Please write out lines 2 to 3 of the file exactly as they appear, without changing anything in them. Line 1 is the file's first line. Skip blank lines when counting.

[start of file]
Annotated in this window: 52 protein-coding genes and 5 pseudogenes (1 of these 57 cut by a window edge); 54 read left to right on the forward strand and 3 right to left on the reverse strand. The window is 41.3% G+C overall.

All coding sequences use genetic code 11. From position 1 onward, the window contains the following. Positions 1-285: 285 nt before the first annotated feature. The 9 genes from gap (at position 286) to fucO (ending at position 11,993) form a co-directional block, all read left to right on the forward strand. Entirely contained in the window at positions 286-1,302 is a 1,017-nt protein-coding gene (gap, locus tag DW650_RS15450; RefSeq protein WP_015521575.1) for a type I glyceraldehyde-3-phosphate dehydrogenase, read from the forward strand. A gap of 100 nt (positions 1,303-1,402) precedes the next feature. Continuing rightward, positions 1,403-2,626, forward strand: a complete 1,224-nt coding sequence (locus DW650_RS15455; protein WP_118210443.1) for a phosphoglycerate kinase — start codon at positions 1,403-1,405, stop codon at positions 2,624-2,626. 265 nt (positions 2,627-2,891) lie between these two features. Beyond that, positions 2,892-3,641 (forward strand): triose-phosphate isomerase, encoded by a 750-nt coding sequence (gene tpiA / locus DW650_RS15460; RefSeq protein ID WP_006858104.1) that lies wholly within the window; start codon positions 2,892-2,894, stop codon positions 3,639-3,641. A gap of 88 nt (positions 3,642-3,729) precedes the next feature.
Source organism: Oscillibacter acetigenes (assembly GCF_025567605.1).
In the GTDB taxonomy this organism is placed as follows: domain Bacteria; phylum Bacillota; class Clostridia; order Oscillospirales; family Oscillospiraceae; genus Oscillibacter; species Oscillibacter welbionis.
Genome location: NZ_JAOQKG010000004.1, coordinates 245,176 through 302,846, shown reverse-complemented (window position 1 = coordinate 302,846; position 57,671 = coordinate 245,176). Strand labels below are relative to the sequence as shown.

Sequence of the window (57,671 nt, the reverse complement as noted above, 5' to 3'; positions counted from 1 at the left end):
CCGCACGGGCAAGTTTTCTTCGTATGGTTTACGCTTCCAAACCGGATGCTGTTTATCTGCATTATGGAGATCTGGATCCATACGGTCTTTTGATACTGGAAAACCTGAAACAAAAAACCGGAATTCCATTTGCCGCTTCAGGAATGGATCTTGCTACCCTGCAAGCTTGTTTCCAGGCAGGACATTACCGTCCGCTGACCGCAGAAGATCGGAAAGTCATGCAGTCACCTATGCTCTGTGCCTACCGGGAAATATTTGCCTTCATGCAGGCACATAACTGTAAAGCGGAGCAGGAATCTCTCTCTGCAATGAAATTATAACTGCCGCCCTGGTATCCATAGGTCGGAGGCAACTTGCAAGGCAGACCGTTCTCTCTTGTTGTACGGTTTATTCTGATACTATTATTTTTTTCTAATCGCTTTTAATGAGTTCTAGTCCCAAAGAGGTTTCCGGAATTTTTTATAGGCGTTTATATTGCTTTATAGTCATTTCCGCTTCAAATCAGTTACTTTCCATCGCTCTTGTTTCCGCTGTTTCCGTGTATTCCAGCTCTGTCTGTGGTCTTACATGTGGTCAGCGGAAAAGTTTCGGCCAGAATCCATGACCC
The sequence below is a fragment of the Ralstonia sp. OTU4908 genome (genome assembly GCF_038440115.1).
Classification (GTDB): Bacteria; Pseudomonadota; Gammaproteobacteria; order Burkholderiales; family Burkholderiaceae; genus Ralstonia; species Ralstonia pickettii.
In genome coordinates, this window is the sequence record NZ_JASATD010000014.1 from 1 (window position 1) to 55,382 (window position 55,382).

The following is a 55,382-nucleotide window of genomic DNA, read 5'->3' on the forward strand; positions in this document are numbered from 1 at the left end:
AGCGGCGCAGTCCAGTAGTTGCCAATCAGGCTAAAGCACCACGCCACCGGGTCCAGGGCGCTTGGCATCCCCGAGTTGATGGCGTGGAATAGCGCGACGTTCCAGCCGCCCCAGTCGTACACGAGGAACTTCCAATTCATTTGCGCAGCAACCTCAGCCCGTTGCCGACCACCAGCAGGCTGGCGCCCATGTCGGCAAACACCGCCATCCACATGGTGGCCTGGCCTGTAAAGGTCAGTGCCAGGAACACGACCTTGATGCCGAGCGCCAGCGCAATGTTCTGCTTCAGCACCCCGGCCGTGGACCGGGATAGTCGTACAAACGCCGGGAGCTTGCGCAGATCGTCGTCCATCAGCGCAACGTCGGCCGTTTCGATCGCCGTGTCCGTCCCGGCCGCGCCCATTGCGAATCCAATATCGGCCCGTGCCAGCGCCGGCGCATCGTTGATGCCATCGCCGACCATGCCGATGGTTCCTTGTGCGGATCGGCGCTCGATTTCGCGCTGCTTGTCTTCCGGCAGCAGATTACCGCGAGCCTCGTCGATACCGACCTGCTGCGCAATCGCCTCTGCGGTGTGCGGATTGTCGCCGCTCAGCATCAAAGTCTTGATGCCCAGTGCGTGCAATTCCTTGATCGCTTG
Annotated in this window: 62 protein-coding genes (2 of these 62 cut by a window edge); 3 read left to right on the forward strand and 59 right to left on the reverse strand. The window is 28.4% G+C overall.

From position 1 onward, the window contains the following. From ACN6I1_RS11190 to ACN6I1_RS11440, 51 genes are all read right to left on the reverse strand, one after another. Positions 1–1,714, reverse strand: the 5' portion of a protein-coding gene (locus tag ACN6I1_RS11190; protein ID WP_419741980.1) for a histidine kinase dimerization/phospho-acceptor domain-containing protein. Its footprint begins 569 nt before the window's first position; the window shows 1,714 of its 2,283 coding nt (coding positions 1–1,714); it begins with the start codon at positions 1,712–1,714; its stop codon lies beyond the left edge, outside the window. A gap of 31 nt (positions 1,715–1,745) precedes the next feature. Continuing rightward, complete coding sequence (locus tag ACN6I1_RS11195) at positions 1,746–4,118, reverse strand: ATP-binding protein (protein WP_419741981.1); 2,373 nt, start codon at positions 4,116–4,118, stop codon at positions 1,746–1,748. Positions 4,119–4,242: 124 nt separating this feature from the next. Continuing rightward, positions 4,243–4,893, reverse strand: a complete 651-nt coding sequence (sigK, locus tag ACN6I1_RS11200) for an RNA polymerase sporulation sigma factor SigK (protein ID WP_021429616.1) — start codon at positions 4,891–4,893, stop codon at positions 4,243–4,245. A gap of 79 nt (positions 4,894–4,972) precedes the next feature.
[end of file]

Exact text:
All coding sequences use genetic code 11. From position 1 onward, the window contains the following. Positions 1-285: 285 nt before the first annotated feature. The 9 genes from gap (at position 286) to fucO (ending at position 11,993) form a co-directional block, all read left to right on the forward strand. Entirely contained in the window at positions 286-1,302 is a 1,017-nt protein-coding gene (gap, locus tag DW650_RS15450; RefSeq protein WP_015521575.1) for a type I glyceraldehyde-3-phosphate dehydrogenase, read from the forward strand. A gap of 100 nt (positions 1,303-1,402) precedes the next feature. Continuing rightward, positions 1,403-2,626, forward strand: a complete 1,224-nt coding sequence (locus DW650_RS15455; protein WP_118210443.1) for a phosphoglycerate kinase — start codon at positions 1,403-1,405, stop codon at positions 2,624-2,626. 265 nt (positions 2,627-2,891) lie between these two features. Beyond that, positions 2,892-3,641 (forward strand): triose-phosphate isomerase, encoded by a 750-nt coding sequence (gene tpiA / locus DW650_RS15460; RefSeq protein ID WP_006858104.1) that lies wholly within the window; start codon positions 2,892-2,894, stop codon positions 3,639-3,641. A gap of 88 nt (positions 3,642-3,729) precedes the next feature.
Source organism: Oscillibacter acetigenes (assembly GCF_025567605.1).